Hey Joe Opus/Red Meat
Trance Blues Festival Records
Adultery, murder, transgenderism, deceit, betrayal – did I mention this was the latest Otis Taylor release? Throw in guest guitarists Warren Haynes (Allman Brothers Band, Gov’t Mule) and Bill Nershi (The String Cheese Incident) as well as singer/guitarist Langhorne Slim, and the result is a progressive blues journey of the richest kind. Taylor’s self-named “trance blues” groove on this, his fourteenth record, incorporates a dreamy, hypnotic flow of thought-provoking, metaphor-heavy material that begs to be heard in one continuous listen, from start to finish. Using the Billy Roberts-penned “Hey Joe” (most famously recorded by The Jimi Hendrix Experience and a staple in Taylor’s live sets for years) as the central theme while alternating with multiple versions of Taylor’s own “Sunday Morning,” the album explores life’s choices and their consequences. The seasoned bluesman’s gritty yet understated vocals partner with such surprising accents as Anne Harris’ violin and Ron Miles’ cornet as well as David Moore’s banjo, transfixing the listener with doleful intensity while the unexpected instruments complement Taylor’s gravelly voice.
Opening with a melding of Taylor’s raspy tones set against violin, cornet and the unmistakable sound of Haynes on guitar, “Hey Joe (A)” immediately draws you in, while later in the collection the mellower companion “Hey Joe (B)” featuring Slim (vocals/acoustic guitar) brings the tempo down a notch. The sultry blues riffs of “The Heart is a Muscle (Used for the Blues)” set the tone for the remainder of this aural saga. “Cold at Midnight” hints of love and betrayal, as a man desperately tries to reach his woman: “Call you on the phone, two o’clock in the morning, baby you ain’t home, maybe in the mortuary, call the hospital, you ain’t there, maybe in some kind of car accident, but you better not be in Mexico.” Peppered throughout are the three mournful instrumentals, “Sunday Morning (A), (B) and (C)” as well as “They Wore Blue,” which all evoke images of Old West weather-worn cowboys against a dusty tumbleweed backdrop. On tracks such as “Red Meat” (“sometimes you eat the steak, sometimes the steak eats you”) and “Peggy Lee,” which focuses on a man’s metamorphosis into a woman (Nershi on acoustic guitar and Moore on banjo), Taylor continues to focus on the theme of people’s actions and their subsequent impact on the lives around them.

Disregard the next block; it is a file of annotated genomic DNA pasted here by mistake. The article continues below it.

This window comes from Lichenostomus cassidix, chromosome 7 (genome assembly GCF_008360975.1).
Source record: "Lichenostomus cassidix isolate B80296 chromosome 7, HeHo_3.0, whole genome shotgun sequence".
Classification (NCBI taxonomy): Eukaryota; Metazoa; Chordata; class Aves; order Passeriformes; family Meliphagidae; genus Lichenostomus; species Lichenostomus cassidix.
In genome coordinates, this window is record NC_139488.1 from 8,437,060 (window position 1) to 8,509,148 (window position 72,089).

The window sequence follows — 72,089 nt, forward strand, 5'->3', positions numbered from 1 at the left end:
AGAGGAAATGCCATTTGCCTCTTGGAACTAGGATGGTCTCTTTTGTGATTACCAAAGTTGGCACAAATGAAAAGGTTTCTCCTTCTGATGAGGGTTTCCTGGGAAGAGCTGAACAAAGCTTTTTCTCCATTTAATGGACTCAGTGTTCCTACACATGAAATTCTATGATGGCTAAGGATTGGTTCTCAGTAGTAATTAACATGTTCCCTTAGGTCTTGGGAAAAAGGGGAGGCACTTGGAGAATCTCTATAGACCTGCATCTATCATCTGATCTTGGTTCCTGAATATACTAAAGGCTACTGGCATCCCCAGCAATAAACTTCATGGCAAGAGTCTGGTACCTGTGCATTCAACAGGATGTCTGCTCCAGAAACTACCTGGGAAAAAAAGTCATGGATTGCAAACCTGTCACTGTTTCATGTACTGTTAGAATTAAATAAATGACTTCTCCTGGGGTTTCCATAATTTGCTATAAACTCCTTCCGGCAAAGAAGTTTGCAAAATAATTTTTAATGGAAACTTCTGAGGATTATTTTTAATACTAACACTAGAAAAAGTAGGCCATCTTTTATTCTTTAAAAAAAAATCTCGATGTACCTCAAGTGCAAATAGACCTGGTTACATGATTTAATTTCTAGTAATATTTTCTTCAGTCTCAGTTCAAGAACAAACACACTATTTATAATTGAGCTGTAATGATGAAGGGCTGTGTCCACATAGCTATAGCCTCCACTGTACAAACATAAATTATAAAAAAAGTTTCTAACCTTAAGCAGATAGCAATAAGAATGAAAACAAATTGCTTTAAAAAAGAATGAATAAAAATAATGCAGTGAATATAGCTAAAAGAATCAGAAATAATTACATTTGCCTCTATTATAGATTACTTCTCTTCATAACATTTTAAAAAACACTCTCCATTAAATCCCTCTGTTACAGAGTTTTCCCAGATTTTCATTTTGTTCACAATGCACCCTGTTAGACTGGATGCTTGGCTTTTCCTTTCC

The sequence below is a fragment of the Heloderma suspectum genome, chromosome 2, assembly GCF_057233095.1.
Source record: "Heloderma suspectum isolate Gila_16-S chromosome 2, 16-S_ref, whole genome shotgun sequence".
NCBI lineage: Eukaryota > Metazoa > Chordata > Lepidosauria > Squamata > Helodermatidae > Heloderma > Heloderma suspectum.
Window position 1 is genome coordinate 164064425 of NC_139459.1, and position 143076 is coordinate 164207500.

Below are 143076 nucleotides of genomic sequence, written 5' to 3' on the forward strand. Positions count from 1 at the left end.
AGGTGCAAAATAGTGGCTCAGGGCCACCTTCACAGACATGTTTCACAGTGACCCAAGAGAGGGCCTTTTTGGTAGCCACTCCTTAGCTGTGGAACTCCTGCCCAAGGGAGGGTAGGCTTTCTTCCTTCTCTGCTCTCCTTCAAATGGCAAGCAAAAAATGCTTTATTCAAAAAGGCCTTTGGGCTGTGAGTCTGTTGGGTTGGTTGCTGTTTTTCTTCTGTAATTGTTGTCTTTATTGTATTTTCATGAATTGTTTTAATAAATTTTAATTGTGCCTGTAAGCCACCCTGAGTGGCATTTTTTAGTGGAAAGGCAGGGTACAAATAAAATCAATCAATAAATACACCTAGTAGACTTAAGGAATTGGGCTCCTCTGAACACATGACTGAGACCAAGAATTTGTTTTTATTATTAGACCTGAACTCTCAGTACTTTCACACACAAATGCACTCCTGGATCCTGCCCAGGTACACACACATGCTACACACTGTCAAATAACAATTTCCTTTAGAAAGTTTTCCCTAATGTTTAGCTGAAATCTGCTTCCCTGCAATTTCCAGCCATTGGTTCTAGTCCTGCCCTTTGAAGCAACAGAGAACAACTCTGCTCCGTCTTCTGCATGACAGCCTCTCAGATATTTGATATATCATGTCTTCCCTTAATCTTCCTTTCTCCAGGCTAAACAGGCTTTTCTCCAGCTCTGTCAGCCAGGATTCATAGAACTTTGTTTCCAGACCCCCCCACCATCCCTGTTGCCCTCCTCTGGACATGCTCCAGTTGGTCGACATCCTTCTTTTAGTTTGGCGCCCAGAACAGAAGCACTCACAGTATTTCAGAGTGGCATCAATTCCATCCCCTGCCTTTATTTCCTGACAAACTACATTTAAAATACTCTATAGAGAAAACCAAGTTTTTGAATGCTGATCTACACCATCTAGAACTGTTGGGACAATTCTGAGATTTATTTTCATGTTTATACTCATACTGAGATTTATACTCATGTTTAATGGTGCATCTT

The refreshingly bold, distinctive homage to Hendrix on this record is a testament to the enduring presence of Taylor as one of the most innovative blues musicians in the business. With a unique spin, Taylor has created a style and sound all his own, and hopefully will continue to surprise and impress fans with his singular brand of genius.